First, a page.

Across the plaza from where the Rockefeller Christmas Tree is still shrouded in scaffolding, a thin line of customers snaked around the front of New York City's newest toy store, waiting to get in. Though it was threatening to rain, children in brightly colored coats pressed eagerly against the store's window displays, where oversized bears and letters to Santa were in full view.

This was the scene of my first return to FAO Schwarz since my local Seattle store closed due to bankruptcy in 2003. The high-end toy store chain shuttered entirely in 2015, and reopened in New York last week after a three-year hiatus. Its new motto? "Return to wonder."

It's a fitting little slogan, even if I never left FAO Schwarz with any of the things I wanted as a child: the 7-foot-tall stuffed giraffes, the bed-sized teddy bears, the take-home version of the famous piano Tom Hanks played in Big. A visit to a true toy store, though, really is a return to a wondrous childhood dreamland, like a visit to a real-life Santa's workshop. The swell of wonder and excitement that surged through me every time my family walked through FAO Schwarz's front doors is unforgettable.

Wonder is in short supply these days. After Toys 'R' Us liquidated all 800 of its remaining stores in June, creating "toy deserts" across the country, competitors have hungrily sought opportunities to move in. In August, Walmart announced its ambition to become "America's Best Toy Shop," pushing its toy offerings up 30 percent in stores and 40 percent online. "I mean, think about it: Why would anyone go to Toys 'R' Us when they can go to Target and Walmart and buy toys at the same time they buy pantyhose and celery?" brand management professor Kelly O'Keefe explained to The Washington Post.

That does sound convenient. You know what's even more convenient? Not going to the store at all. And indeed, online toy purchases doubled between 2011 and 2016, rising from 7 percent of all toy sales to 14 percent. Amazon has even rolled out a 68-page print toy catalog to get its products in front of young eyes.

But we pay a price for this convenience. When we lose physical toy stores, we lose serendipity, imagination, and wonder.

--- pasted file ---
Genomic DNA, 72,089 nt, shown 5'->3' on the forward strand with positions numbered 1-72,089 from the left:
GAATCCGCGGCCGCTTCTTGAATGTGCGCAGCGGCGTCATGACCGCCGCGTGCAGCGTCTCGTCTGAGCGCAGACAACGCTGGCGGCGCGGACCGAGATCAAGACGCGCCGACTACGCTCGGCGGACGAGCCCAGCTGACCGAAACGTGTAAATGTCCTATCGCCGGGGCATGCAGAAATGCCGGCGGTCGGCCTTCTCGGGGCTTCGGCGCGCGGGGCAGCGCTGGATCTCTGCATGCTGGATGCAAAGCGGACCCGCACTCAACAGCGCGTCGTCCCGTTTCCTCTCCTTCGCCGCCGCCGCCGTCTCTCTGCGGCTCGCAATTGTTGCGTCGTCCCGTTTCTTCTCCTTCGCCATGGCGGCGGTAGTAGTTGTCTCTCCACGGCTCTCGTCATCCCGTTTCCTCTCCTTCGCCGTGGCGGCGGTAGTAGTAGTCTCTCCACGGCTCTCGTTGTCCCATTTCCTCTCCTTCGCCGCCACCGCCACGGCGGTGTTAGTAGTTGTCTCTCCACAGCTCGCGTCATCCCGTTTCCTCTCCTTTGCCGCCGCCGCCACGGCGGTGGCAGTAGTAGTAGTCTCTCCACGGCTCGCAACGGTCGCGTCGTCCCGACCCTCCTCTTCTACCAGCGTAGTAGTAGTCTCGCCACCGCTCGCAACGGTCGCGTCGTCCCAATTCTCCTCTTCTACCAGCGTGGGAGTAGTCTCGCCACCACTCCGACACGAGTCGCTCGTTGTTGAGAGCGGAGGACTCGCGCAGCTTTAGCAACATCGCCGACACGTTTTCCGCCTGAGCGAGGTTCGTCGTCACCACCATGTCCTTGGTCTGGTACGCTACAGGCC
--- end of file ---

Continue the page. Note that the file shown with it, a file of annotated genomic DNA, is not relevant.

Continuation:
Back during its heyday, FAO Schwarz was rightly criticized for being almost cartoonishly expensive, its offerings more appropriate for the children of the Monopoly man than a middle-income household: Among its selections was a $15,000 "mini-Mercedes" and a $1,500 Etch-A-Sketch bedazzled with 10,000 Swarovski crystals.

A visit to a toy store, though, shouldn't fundamentally be about buying toys. Toy stores are factories of imagination. Many toy stores host children's book readings or puppet shows; FAO Schwarz is attended to by actors dressed as toy soldiers. The legendary Central Children's Store in Moscow has more than 100 toy shops across its seven stories, and is filled with costumed actors, stages, and play areas. "You have to have other reasons for people to want to shop in your store than just the product," Jeffrey Weiss, the owner of Georgia's Learning Express Toys, told The Atlanta Journal-Constitution.

In making a space magical for children, raw sales can't be the only goal; the overall atmosphere matters, too. New York's Enchanted Forest toy store, which closed in 2015, was described by New York as "reminiscent of a Rousseau jungle scene, with real trees growing inside and a bridge for children to run across." Half the time, while wandering through the reopened FAO Schwarz, it wasn't even clear to me where prices were listed. Around every corner there seemed something new to interact with: booths where kids could watch science experiments, a winking clock, an enterable space ship, a play kitchen with miniature shopping carts. While a life-sized gorilla in an upstairs window might have easily been several thousand dollars, it could have just as easily been not for sale — just something else to be dazzled by.

The greatest magic of toy stores is that they're free to explore. As a child, I would beg to go to toy stores not ultimately out of the hope of getting a present, but because they were the closest thing I had to a trip to Disneyland, a place where I could let my imagination run wild.

There are few such spaces in the world that exist solely to excite children, and the ones that do are treasures. They can't be replicated in the aisles of a Walmart store, or from the pages of a catalog. And when a toy store is done just right, it is as much an experience for parents as it is for kids, a reminder of what it once was like to have our own unfettered awe awakened by piles of stuffed animals and people dressed as toy soldiers.

Still, even adults can sometimes forget that feeling. "How do you stay happy all day?" I heard one shopper stage-whisper to a toy soldier who was waving to kids lined up outside the new FAO Schwarz.

"I work at a toy store," the toy soldier replied, surprised. "What do you mean? This is the greatest place in the world."